you will find out. With these higher rates you maybe able to invest in

    the time and effort to find software or a content management package

    like Drupal, Joomla, etc. for any new or make-over work that comes your

    way. If you really hate the work and do want to get out completely you

    can drive away business really easy with 10 to 15 times the rate you

    charge ($5000 to $10,000 estimates on a basic simple 2 or 3 page web site).

     

    Consider outsourcing some of the work, if it is more than just a

    maintenance of the existing web site and they want major changes or

    make-over see about becoming in a sense the project manager and have a

    partner(s) that do the actual coding make-over or work. You become the

    go between and bill for the time you and the customer and you win.

     

    What ever you do do not just keep the status quo of you complaining that

    you are not getting paid enough for the work required.

     

    Richard Sheasley

     
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  • Currently Being Moderated
    Jan 21, 2012 10:34 AM   in reply to RSheasley

    Agree with Richard.

    Never give your time away. Your talents and your time is worth something. Charge what you are worth or it's not worth doing the work.

     
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  • Currently Being Moderated
    Jan 21, 2012 10:51 AM   in reply to Michael M. Kadrie

    I think the irony here is that, over time, software is supposed to get better.

     

    It's stunning that there still is not a direct competitor for Dreamweaver. We all lose.

     
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  • Currently Being Moderated
    Jan 21, 2012 6:05 PM   in reply to Inndesign

    Inndesign wrote:

     

    ...I personally use "VMware Workstation 8" ($199 USD), which targets resource heavy applications that take RAM and network paths seriously...

    There's quite a bit wrong with that statement but I'll just address the costly part. VMware Player (which will operate much like the workstation edition) is available for free.

     
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  • Currently Being Moderated
    Jan 21, 2012 6:28 PM   in reply to LRK 2

    LRK 2 wrote:

     

    ...It will take time to learn Joomla, which I don't have right now… but you have me interested in making the attempt. I could possibly attempt the next website in February and learn to use Joomla as I go...

    That is good to hear after 2 years.

    LRK 2 wrote:

     

    ...from what I understand, the future of the web might end up being in the hands of open source apps such a Joomla and Drupal...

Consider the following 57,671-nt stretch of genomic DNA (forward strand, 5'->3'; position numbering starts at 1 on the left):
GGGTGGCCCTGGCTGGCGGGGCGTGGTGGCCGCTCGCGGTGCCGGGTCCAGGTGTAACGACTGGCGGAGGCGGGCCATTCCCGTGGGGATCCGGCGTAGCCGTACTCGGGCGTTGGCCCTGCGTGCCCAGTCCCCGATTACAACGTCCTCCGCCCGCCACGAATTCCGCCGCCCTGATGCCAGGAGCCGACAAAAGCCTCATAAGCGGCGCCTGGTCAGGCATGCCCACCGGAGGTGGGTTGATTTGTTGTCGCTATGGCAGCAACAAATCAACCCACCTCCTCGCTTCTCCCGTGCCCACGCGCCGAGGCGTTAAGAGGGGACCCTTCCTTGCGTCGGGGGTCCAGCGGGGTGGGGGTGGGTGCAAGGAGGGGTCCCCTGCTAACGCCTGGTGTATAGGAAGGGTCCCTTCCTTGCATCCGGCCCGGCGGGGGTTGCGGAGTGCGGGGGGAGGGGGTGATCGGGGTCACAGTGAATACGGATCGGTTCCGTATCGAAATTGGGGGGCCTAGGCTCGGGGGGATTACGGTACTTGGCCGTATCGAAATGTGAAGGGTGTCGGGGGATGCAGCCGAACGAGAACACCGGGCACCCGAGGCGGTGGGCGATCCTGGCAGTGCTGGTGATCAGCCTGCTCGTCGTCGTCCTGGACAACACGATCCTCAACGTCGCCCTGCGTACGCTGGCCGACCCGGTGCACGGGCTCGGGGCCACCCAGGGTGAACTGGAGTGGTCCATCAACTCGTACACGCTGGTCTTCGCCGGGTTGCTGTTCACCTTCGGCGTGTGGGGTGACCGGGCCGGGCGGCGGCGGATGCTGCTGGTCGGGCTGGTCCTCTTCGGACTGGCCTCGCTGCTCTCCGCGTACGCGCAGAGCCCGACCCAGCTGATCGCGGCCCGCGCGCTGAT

Imagine where we'd all be if we picked up on Joomla or some CMS 2 years ago when we discussed this instead of petitioning to bring a corpse back to life. Some of the earliest posts in this multi-year discussion warned that a futile effort to revive GoLive would distract from progressing as a web designer. You would have had plenty of time to learn Joomla (or any other CMS) if you were not distracted. I hope you find new energy in web design by getting past futile distractions and looking to the future.

     
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  • Currently Being Moderated
    Jan 23, 2012 6:14 PM   in reply to LRK 2

    I wish someoen would pay me crazy money to do a website. Oh well, all the people I do stuff for are poor and need help. Story o' me life.

     
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  • Currently Being Moderated
    Jan 23, 2012 7:05 PM   in reply to Marian Driscoll

    Wrong for you is not wrong for others, Marian. Ipso Facto statements like that reveals much about a person who is quick to judge without facts or knowledge.

     

    VMware Workstation has features useful for product development that no other VMware product has such as integration with MS Visual Studio or VM teams, where the network between virtual machines in the team can be specified, including bandwidth and packet loss. VMware Workstation usually gets the new virtual hardware releases first and supports the widest guest OS range. It is optimized for interactive use and has some Direct3D (DirectX 9) and OpenGL capabilities.

     

    VMware Player is a stripped-down version of workstation, no cloning, no multi-level snapshot trees, no teams, etc. While workstation allows 64GB of allocated RAM, Player 4 is limited 32GB last I knew. Player runs a virtual instance, but can't create the virtual machine. Workstation allows for the creation and administration of virtual machines. Workstation allows you to use multiple screens on the virtual machine. Player only allows single screen. Workstation is targeting power users and developers; VMware even provides some hooks for using a debugger on the host to debug code in the Workstation.

     

    I am not only a html editor of 17 years, but a developer in Zend PHP, CakePHP, Ajax, MS Visual Studio, with a VM loaded Mac OS X Lion, and Linux Red Hat Enterprise Linux 5. So like I said, for some users who have limited skill sets, Player is sufficient, but for others Workstation is not optional.

     
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  • Currently Being Moderated
    Jan 23, 2012 7:04 PM   in reply to STURMKATZE

    I wouldn't sweat it. The people that are doing the big bux websites are not doing it alone, and probably part of the team hired to do it.

     

    I've designed and project-managed large sites, but my personal cut was modestly proportionate

     

    One person can only do so much, and when you factor in programming, the costs can go up if you hire a company to help out.

    I've also found it extremely hard to find reliable freelance designers and programmers to save company overhead. Can't tell you how many people from guru.com flake on projects - all at various stages. The work ethic of so many is terrible these days.

     

    I prefer the clients who allow us to work at our hourly rate and like to keep things simple. You can find cheap website creation everywhere these days, so it's important to find clients who value working with people who not only will be around tomorrow and have the skills, but also close to the same time zone and are fluent native speakers in the client's language.

     

    We generally have more work than we can handle.